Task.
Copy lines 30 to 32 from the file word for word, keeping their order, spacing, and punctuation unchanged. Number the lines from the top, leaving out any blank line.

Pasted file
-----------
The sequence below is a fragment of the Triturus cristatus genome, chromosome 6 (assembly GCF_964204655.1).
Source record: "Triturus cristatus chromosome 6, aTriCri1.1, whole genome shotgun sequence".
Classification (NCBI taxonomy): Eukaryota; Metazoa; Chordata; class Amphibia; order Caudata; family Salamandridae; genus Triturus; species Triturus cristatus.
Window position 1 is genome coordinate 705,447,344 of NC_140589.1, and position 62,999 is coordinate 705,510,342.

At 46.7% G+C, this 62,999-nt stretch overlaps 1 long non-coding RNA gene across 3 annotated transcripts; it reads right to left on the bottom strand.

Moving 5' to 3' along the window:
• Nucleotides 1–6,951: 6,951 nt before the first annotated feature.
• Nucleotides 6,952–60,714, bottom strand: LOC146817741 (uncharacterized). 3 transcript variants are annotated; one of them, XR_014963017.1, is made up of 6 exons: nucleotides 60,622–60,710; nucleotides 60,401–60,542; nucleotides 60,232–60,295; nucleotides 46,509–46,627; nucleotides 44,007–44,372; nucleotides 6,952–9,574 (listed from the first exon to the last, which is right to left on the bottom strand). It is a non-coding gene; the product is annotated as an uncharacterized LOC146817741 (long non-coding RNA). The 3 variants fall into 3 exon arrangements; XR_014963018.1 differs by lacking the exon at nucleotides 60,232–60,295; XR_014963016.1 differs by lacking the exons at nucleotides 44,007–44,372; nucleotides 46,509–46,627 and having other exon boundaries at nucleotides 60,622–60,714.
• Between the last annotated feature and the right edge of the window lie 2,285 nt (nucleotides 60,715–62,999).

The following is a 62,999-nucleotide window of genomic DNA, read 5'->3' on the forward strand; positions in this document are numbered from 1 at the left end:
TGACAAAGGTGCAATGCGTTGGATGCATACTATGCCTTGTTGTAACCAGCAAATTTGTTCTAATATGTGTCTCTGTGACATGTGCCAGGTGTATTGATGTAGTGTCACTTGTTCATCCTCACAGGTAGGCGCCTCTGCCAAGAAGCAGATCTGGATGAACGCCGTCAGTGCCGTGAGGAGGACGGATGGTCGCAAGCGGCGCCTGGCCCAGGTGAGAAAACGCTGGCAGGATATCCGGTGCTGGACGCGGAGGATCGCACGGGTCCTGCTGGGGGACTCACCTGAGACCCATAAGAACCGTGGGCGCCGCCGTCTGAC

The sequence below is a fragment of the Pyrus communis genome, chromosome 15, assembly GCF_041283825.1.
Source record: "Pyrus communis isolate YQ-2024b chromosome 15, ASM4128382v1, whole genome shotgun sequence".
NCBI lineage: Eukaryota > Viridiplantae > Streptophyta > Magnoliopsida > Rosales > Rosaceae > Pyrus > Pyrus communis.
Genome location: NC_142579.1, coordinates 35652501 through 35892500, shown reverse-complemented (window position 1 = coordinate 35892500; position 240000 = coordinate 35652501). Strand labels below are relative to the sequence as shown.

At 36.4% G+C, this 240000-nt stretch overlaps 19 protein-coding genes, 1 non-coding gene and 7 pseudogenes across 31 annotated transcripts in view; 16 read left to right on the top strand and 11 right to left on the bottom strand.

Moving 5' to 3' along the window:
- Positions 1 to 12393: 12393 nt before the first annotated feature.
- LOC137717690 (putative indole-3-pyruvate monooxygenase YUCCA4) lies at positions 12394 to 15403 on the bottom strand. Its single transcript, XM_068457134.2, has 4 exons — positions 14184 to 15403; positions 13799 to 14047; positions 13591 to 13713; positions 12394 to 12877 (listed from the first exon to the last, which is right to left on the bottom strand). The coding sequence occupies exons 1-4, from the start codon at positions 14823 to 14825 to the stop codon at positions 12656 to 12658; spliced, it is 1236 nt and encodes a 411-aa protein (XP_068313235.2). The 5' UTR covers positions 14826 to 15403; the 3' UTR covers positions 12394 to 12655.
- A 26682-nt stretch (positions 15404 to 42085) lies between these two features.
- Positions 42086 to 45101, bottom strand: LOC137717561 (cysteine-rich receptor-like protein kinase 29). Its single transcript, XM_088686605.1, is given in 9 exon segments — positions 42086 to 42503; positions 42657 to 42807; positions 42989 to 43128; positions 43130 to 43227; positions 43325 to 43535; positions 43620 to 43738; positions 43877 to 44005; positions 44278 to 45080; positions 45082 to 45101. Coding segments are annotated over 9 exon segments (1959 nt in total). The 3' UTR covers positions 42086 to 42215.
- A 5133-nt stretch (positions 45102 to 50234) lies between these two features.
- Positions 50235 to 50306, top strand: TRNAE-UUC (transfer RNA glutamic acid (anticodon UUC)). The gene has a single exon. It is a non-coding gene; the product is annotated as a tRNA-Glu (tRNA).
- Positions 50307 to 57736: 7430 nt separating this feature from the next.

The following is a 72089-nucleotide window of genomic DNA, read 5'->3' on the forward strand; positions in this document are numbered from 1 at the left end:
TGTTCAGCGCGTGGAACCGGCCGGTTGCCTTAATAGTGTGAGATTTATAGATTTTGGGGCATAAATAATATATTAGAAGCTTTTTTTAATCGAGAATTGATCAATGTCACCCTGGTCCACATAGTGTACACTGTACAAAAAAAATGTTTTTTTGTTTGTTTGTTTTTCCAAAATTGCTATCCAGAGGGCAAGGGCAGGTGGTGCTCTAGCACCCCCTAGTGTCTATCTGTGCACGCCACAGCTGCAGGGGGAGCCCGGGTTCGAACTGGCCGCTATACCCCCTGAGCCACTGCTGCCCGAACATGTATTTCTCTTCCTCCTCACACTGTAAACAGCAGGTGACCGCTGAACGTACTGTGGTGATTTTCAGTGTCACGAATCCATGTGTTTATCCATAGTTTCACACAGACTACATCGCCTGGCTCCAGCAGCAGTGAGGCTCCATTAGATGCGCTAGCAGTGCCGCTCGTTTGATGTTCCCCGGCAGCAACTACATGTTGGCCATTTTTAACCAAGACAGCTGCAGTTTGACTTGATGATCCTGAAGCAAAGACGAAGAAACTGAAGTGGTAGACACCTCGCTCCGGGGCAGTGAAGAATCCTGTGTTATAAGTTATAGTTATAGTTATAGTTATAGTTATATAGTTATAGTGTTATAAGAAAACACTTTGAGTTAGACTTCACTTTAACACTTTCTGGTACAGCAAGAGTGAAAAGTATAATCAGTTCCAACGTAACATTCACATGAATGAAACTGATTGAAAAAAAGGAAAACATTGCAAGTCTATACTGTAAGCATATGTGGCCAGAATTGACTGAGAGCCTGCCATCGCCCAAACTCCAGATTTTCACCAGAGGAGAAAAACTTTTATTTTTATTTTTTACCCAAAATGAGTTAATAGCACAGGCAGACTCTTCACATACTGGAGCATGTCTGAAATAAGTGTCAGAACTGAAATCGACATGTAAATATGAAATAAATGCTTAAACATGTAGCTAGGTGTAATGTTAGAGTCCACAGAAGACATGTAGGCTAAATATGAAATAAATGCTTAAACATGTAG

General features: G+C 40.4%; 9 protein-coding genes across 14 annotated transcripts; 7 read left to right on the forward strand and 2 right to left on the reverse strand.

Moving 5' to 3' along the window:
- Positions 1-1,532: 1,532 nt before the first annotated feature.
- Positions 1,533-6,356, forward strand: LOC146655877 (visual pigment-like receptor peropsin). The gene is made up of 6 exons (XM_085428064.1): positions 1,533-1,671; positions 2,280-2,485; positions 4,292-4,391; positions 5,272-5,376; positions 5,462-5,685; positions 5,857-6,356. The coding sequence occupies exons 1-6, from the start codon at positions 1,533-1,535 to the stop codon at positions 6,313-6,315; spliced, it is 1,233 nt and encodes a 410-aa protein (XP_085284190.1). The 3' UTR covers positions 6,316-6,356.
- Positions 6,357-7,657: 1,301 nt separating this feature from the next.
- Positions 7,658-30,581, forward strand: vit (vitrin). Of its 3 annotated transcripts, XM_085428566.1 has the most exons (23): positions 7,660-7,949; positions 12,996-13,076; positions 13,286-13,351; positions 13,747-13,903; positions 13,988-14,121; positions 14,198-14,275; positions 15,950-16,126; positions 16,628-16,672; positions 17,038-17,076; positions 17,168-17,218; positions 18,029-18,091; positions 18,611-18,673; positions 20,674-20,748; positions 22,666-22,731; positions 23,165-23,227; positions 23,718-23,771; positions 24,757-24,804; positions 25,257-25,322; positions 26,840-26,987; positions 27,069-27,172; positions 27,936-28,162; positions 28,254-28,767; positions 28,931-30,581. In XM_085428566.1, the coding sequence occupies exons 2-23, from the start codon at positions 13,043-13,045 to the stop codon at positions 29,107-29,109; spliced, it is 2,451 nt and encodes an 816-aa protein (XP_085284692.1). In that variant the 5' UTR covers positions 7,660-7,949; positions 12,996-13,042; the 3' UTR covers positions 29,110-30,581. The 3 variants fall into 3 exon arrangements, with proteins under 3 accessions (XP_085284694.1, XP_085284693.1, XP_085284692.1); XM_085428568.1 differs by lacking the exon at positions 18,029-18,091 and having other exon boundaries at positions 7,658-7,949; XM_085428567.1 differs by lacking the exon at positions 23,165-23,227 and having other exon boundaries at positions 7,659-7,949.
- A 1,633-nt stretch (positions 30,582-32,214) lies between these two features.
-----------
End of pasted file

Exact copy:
- Positions 1,533-6,356, forward strand: LOC146655877 (visual pigment-like receptor peropsin). The gene is made up of 6 exons (XM_085428064.1): positions 1,533-1,671; positions 2,280-2,485; positions 4,292-4,391; positions 5,272-5,376; positions 5,462-5,685; positions 5,857-6,356. The coding sequence occupies exons 1-6, from the start codon at positions 1,533-1,535 to the stop codon at positions 6,313-6,315; spliced, it is 1,233 nt and encodes a 410-aa protein (XP_085284190.1). The 3' UTR covers positions 6,316-6,356.
- Positions 6,357-7,657: 1,301 nt separating this feature from the next.
- Positions 7,658-30,581, forward strand: vit (vitrin). Of its 3 annotated transcripts, XM_085428566.1 has the most exons (23): positions 7,660-7,949; positions 12,996-13,076; positions 13,286-13,351; positions 13,747-13,903; positions 13,988-14,121; positions 14,198-14,275; positions 15,950-16,126; positions 16,628-16,672; positions 17,038-17,076; positions 17,168-17,218; positions 18,029-18,091; positions 18,611-18,673; positions 20,674-20,748; positions 22,666-22,731; positions 23,165-23,227; positions 23,718-23,771; positions 24,757-24,804; positions 25,257-25,322; positions 26,840-26,987; positions 27,069-27,172; positions 27,936-28,162; positions 28,254-28,767; positions 28,931-30,581. In XM_085428566.1, the coding sequence occupies exons 2-23, from the start codon at positions 13,043-13,045 to the stop codon at positions 29,107-29,109; spliced, it is 2,451 nt and encodes an 816-aa protein (XP_085284692.1). In that variant the 5' UTR covers positions 7,660-7,949; positions 12,996-13,042; the 3' UTR covers positions 29,110-30,581. The 3 variants fall into 3 exon arrangements, with proteins under 3 accessions (XP_085284694.1, XP_085284693.1, XP_085284692.1); XM_085428568.1 differs by lacking the exon at positions 18,029-18,091 and having other exon boundaries at positions 7,658-7,949; XM_085428567.1 differs by lacking the exon at positions 23,165-23,227 and having other exon boundaries at positions 7,659-7,949.